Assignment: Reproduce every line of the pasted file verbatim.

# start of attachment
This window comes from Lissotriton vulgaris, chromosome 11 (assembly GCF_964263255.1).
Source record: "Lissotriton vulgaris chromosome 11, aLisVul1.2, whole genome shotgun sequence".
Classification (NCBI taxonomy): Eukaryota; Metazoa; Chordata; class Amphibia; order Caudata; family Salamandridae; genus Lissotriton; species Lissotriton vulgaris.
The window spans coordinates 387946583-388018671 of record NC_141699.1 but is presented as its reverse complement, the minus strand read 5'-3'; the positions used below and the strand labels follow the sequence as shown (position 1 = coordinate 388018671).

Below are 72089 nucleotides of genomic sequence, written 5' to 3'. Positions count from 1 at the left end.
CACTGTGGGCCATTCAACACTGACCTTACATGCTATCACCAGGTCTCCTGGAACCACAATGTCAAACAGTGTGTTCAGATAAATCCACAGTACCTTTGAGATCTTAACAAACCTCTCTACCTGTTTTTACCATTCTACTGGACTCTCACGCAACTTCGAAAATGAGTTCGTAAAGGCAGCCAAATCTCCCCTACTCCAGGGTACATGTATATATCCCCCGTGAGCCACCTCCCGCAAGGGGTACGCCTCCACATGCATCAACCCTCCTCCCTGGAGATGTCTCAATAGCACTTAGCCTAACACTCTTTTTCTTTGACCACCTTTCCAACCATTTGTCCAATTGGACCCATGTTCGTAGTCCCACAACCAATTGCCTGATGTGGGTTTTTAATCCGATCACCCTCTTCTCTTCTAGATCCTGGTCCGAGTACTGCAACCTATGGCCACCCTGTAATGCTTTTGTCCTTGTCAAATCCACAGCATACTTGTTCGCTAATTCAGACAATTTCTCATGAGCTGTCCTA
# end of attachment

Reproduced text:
This window comes from Lissotriton vulgaris, chromosome 11 (assembly GCF_964263255.1).
Source record: "Lissotriton vulgaris chromosome 11, aLisVul1.2, whole genome shotgun sequence".
Classification (NCBI taxonomy): Eukaryota; Metazoa; Chordata; class Amphibia; order Caudata; family Salamandridae; genus Lissotriton; species Lissotriton vulgaris.
The window spans coordinates 387946583-388018671 of record NC_141699.1 but is presented as its reverse complement, the minus strand read 5'-3'; the positions used below and the strand labels follow the sequence as shown (position 1 = coordinate 388018671).

Below are 72089 nucleotides of genomic sequence, written 5' to 3'. Positions count from 1 at the left end.
CACTGTGGGCCATTCAACACTGACCTTACATGCTATCACCAGGTCTCCTGGAACCACAATGTCAAACAGTGTGTTCAGATAAATCCACAGTACCTTTGAGATCTTAACAAACCTCTCTACCTGTTTTTACCATTCTACTGGACTCTCACGCAACTTCGAAAATGAGTTCGTAAAGGCAGCCAAATCTCCCCTACTCCAGGGTACATGTATATATCCCCCGTGAGCCACCTCCCGCAAGGGGTACGCCTCCACATGCATCAACCCTCCTCCCTGGAGATGTCTCAATAGCACTTAGCCTAACACTCTTTTTCTTTGACCACCTTTCCAACCATTTGTCCAATTGGACCCATGTTCGTAGTCCCACAACCAATTGCCTGATGTGGGTTTTTAATCCGATCACCCTCTTCTCTTCTAGATCCTGGTCCGAGTACTGCAACCTATGGCCACCCTGTAATGCTTTTGTCCTTGTCAAATCCACAGCATACTTGTTCGCTAATTCAGACAATTTCTCATGAGCTGTCCTA